Children’s Day – Remembering Chacha Nehru and his indispensable legacy

‘Chacha Nehru’ as he is fondly called held a special place for children in his heart


Happy Children’s Day to all! Every year, as a tribute to the first Prime Minister of India – Pandit Jawaharlal Nehru, India celebrates Children’s Day or Bal Diwas on November 14. Celebrations date back to 1956 and the day is observed to increase awareness about child rights and the education of children. Jawaharlal Nehru or ‘Chacha Nehru’ as he was fondly called is remembered for having said, “The children of today will make the India of tomorrow. The way we bring them up will determine the future of the country.”

Worldwide, Children’s Day is celebrated on November 20 in keeping with the date set by the United Nations. In India, the day is a commemoration to Nehru who advocated for child rights and the right to education, overseeing the set-up of India’s publicly funded government school system and the Indian Institutes of Management. He also established the Children’s Film Society India in 1955 to create indigenous cinema solely for kids.

Nehru had pushed for a Special Act through which the first IIT was set up in Kharagpur, West Bengal, in May, 1950. Addressing the first convocation ceremony of the institution, Nehru had said, “Here in the place of that Hijli Detention Camp stands the fine monument of India, representing India’s urges, India’s future in the making. This picture seems to me symbolical of the changes that are coming to India.”

Chacha Nehru

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Nehru’s affection for children could be witnessed by one and all. At public gatherings, he would throw his marigold garlands to them. He would sit cross-legged on the floor to listen to happenings at their school or tales their grandmothers had told them. Jawaharlal often wore a red rose on his jacket. Some people say he began to do so from the day that a child pinned one on him.

Nehru wrote many books that still hold popularity worldwide. Among these, Letters from a Father to his Daughter and Glimpses of World History have become popular children’s classics because any child can respond to their warm, affectionate tone and spontaneous style. When ten-year-old Indira was at Mussoorie in the Himalayas, he began to write her a series of letters from Allahabad in 1928. In Letters from a Father to his Daughter, he wrote of when there were no men or women on an earth that was too hot for human life, of the rocks and fossils that reveal these times. Before the written word, rocks and mountains, seas, stars, rivers and deserts were the book of nature.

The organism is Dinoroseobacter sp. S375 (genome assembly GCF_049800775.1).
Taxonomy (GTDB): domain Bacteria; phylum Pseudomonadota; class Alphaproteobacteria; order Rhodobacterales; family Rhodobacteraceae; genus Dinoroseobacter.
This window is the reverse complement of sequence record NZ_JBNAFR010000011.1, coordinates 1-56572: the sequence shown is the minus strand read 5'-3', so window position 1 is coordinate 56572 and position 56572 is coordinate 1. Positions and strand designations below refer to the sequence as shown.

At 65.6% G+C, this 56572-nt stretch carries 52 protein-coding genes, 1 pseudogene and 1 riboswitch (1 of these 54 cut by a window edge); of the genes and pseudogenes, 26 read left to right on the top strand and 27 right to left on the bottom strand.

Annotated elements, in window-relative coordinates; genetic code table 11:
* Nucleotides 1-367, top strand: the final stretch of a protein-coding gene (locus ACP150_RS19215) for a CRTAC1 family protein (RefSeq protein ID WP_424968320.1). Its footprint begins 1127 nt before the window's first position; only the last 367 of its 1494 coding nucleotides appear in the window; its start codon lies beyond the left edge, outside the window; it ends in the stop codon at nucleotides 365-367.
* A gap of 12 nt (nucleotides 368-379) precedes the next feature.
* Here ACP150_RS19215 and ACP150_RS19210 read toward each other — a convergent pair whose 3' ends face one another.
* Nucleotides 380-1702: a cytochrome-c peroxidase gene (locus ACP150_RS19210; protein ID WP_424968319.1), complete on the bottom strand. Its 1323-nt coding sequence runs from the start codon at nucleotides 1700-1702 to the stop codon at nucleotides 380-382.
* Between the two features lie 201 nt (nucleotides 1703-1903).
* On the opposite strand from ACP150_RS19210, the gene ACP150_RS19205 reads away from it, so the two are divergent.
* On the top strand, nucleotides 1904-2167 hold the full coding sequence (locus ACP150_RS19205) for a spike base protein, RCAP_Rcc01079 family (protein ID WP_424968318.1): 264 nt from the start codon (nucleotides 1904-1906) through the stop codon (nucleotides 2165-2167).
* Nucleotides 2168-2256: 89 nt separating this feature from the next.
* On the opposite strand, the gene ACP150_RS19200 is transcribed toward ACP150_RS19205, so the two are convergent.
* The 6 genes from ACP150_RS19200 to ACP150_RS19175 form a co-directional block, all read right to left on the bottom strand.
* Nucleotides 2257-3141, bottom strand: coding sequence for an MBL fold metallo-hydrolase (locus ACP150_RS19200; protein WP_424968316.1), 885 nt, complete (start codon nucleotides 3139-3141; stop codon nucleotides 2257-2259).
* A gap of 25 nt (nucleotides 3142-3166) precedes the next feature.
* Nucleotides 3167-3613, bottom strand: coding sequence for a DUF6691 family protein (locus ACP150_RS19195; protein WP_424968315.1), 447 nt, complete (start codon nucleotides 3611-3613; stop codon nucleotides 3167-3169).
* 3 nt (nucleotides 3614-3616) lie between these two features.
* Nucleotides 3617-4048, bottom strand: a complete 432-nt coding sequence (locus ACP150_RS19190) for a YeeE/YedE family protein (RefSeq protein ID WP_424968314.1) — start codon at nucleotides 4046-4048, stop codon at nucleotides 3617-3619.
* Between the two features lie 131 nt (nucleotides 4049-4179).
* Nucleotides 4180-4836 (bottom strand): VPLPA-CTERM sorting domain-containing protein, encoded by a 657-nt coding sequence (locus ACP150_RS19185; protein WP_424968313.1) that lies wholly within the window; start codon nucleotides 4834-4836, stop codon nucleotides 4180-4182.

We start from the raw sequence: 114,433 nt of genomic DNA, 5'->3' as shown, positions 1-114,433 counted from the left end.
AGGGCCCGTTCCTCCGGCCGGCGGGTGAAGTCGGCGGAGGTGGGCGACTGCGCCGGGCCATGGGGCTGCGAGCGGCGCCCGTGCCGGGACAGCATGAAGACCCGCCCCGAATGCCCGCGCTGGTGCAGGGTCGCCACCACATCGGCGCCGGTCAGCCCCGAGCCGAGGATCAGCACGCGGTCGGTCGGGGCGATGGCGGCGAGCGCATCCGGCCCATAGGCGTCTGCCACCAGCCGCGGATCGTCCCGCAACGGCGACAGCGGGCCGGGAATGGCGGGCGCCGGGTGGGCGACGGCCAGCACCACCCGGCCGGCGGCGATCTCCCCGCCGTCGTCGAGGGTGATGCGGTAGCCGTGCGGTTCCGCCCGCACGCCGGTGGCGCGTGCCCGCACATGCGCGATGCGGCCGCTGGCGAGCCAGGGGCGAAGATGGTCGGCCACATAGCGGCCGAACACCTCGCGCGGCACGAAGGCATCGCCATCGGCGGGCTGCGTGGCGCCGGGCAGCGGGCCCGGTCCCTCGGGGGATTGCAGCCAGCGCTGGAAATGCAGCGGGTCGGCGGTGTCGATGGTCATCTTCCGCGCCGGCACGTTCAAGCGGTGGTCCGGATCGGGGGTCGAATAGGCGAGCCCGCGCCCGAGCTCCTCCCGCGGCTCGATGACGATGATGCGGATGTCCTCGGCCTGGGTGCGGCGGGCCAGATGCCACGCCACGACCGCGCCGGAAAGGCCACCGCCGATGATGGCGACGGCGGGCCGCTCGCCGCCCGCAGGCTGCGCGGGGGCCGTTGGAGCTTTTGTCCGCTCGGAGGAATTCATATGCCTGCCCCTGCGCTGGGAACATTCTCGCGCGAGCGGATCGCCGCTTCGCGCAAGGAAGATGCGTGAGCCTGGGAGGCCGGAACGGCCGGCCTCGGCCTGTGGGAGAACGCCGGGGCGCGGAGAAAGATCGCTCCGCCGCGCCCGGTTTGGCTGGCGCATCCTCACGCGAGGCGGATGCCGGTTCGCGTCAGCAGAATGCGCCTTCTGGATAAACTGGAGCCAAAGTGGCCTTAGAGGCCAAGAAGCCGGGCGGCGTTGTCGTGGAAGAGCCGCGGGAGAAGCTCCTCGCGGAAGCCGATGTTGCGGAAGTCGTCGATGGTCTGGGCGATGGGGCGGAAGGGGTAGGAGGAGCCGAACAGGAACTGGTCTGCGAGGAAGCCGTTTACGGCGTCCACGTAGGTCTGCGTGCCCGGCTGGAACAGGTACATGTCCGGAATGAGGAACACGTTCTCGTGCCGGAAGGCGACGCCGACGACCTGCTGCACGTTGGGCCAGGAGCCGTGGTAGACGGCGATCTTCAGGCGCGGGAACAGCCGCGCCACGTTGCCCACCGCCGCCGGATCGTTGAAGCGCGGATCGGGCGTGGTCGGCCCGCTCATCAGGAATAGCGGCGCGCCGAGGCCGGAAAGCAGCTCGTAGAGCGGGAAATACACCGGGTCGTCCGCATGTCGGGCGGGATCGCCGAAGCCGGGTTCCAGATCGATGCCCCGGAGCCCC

Glimpses of World History is a compilation of letters written in different circumstances, begun while he was in Central Prison, Naini in 1930. It is a vast tome of 1155 pages, not really a book to be read in one sitting but to be taken a few chapters at a time. While Letters… is more impersonal, with the focus on sharing information, in Glimpses… an intimate note creeps in with accounts of life in jail, his hopes and aspirations for the country he loves, his political philosophy and most poignant, his anxieties about his family.

Chacha Nehru

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How child rights have fostered in India since 1956

The Constitution of India has several provisions to secure and safeguard a child’s rights. India still has many underprivileged children who lack basic means to food and education, India has come a long way in protecting their rights but still has a long way to go to ensure that the benefits of India’s development reaches every child who dreams of a better tomorrow.

Constitutional Guarantees that are meant specifically for children include:

  • Right to free and compulsory elementary education for all children in the 6-14 year age group   (Article 21 A)
  • Right to be protected from any hazardous employment till the age of 14 years (Article 24)
  • Right to be protected from being abused and forced by economic necessity to enter occupations unsuited to their age or strength (Article 39(e))
  • Right to equal opportunities and facilities to develop in a healthy manner and in conditions of freedom and dignity and guaranteed protection of childhood and youth against exploitation and against moral and material abandonment (Article 39 (f))
  • Right to early childhood care and education to all children until they complete the age of six years (Article 45)

Nehru’s first five year plan, which he presented as the Prime Minister of Independent India addressed issues of children’s health and reducing infant mortality. Today, keeping in mind his Nehruvian philosophy, we hope that the dignity of the future of the country, the children of India who are embattling the problems of child labour and violence is restored and that they are empowered with education to bloom and achieve their full potential.


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